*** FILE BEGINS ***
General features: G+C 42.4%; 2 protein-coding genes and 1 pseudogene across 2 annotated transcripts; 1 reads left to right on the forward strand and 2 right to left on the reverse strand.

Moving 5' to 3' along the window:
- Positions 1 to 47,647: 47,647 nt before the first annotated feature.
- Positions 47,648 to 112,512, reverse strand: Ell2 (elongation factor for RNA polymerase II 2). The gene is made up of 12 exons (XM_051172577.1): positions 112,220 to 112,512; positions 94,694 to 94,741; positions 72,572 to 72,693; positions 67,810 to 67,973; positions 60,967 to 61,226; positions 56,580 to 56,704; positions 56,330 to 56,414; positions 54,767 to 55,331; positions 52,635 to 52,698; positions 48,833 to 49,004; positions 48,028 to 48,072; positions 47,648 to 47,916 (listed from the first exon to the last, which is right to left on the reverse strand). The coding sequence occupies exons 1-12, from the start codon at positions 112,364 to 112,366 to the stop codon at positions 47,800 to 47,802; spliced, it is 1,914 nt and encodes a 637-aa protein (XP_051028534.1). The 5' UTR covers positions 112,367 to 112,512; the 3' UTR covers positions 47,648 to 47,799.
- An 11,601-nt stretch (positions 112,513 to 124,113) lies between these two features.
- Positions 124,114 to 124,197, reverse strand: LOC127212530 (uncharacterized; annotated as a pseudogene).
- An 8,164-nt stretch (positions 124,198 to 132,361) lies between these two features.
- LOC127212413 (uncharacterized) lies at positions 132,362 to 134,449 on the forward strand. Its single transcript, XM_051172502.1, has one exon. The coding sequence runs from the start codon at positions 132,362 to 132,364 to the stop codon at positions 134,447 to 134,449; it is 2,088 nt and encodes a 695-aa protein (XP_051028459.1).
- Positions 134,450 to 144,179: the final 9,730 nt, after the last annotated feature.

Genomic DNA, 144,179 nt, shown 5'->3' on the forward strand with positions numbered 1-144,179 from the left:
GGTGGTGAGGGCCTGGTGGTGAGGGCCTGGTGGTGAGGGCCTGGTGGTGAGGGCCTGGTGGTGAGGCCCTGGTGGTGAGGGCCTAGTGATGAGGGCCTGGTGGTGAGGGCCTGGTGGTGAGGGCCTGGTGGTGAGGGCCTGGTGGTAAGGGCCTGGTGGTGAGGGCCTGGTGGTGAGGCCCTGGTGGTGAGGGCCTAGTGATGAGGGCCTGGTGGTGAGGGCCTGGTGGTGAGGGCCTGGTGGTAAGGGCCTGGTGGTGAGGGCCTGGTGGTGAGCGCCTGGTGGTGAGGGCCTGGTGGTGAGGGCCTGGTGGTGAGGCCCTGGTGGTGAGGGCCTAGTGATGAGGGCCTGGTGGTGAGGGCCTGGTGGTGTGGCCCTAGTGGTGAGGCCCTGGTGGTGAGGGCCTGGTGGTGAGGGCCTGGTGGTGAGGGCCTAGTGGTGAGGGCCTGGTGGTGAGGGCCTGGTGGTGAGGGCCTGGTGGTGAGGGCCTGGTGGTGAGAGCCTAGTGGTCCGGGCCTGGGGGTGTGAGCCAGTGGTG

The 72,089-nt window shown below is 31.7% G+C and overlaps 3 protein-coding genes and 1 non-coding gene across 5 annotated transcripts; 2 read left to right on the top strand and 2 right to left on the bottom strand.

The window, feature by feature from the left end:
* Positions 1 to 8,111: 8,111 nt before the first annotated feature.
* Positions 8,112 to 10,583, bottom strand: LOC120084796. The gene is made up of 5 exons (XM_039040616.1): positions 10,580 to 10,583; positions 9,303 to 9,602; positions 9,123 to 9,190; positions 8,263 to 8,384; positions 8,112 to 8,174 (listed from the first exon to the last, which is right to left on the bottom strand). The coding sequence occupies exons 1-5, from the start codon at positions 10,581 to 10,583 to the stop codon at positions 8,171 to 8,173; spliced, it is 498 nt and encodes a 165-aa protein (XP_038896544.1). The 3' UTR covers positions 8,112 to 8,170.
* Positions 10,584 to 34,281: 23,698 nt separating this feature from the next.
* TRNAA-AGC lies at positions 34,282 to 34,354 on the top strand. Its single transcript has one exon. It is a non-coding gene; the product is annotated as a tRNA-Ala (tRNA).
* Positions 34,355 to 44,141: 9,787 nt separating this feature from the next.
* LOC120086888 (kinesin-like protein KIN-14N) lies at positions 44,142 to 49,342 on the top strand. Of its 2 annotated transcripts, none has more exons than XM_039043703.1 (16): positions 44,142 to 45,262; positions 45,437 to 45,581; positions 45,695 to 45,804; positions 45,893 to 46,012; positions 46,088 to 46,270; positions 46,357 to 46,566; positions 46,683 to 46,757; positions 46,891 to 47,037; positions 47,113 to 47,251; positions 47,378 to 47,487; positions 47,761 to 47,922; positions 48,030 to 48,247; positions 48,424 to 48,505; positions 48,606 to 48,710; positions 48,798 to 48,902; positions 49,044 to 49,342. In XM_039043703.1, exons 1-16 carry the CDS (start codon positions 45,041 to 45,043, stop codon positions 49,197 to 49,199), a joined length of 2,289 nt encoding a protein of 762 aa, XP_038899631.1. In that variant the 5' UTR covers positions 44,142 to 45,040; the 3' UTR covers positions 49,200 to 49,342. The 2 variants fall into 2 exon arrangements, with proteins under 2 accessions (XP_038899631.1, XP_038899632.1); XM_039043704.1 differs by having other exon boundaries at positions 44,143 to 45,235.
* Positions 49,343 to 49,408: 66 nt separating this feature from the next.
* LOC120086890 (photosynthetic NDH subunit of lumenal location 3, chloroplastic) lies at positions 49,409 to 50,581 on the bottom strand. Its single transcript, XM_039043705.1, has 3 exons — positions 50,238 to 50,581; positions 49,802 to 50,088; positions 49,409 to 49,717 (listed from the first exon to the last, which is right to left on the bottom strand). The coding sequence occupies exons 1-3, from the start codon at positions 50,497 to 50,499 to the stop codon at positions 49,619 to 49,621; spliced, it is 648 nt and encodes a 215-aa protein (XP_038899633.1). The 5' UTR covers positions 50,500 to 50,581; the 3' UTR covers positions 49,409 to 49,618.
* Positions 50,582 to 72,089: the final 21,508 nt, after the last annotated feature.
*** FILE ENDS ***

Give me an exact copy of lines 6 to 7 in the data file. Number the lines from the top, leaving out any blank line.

- Positions 124,114 to 124,197, reverse strand: LOC127212530 (uncharacterized; annotated as a pseudogene).
- An 8,164-nt stretch (positions 124,198 to 132,361) lies between these two features.